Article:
Much of the debate over global warming is predicated on fear, rather than science. Global-warming alarmists see a future plagued by catastrophic flooding, war, terrorism, economic dislocation, droughts, crop failure, mosquito-borne disease and harsh weather - all caused by man-made greenhouse gas emissions.
Hans Blix, the UN weapons inspector, sounded ridiculous and alarmist when he said in March: "I'm more worried about global warming than I am of any major military conflict." No wonder the late political scientist Aaron Wildavsky called global warming the "mother of all environmental scares".
Blix sounds like those who warned us in the 1970s that the planet was headed for a catastrophic global cooling. How quickly things change. Fear of the coming ice age is old hat, but fear that man-made greenhouse gases are causing temperatures to rise to harmful levels is in vogue.
Yet anyone who pays even cursory attention to the issue understands that scientists vigorously disagree over whether human activities are responsible for global warming, or whether those activities will precipitate natural disasters.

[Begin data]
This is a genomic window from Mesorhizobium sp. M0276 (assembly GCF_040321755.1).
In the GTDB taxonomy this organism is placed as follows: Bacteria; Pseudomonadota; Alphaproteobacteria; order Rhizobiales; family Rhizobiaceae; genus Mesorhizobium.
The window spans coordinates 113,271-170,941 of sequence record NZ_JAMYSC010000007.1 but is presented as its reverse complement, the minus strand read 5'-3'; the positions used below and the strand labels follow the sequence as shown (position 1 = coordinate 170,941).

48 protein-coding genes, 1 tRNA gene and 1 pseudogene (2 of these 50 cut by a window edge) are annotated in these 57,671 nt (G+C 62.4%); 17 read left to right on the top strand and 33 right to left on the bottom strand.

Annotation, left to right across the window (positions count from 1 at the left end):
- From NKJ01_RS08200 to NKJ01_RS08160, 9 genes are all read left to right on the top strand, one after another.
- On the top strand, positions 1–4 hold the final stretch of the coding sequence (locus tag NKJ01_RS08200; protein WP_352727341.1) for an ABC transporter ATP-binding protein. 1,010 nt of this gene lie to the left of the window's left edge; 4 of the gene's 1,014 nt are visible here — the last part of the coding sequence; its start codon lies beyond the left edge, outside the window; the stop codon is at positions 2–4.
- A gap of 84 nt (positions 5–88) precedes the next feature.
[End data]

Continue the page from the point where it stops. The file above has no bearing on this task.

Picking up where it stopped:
I would submit that not only is there a debate, but the debate is shifting away from those who subscribe to global-warming alarmism. After studying the issue over several years, I believe that the balance of the evidence offers strong proof that natural variability is the overwhelming factor influencing climate. No one has seriously demonstrated scientific proof that increased temperatures would lead to the catastrophes predicted by alarmists. In fact, it appears that just the opposite is true: that increases in global temperatures may have a beneficial effect on how we live our lives.Reuse content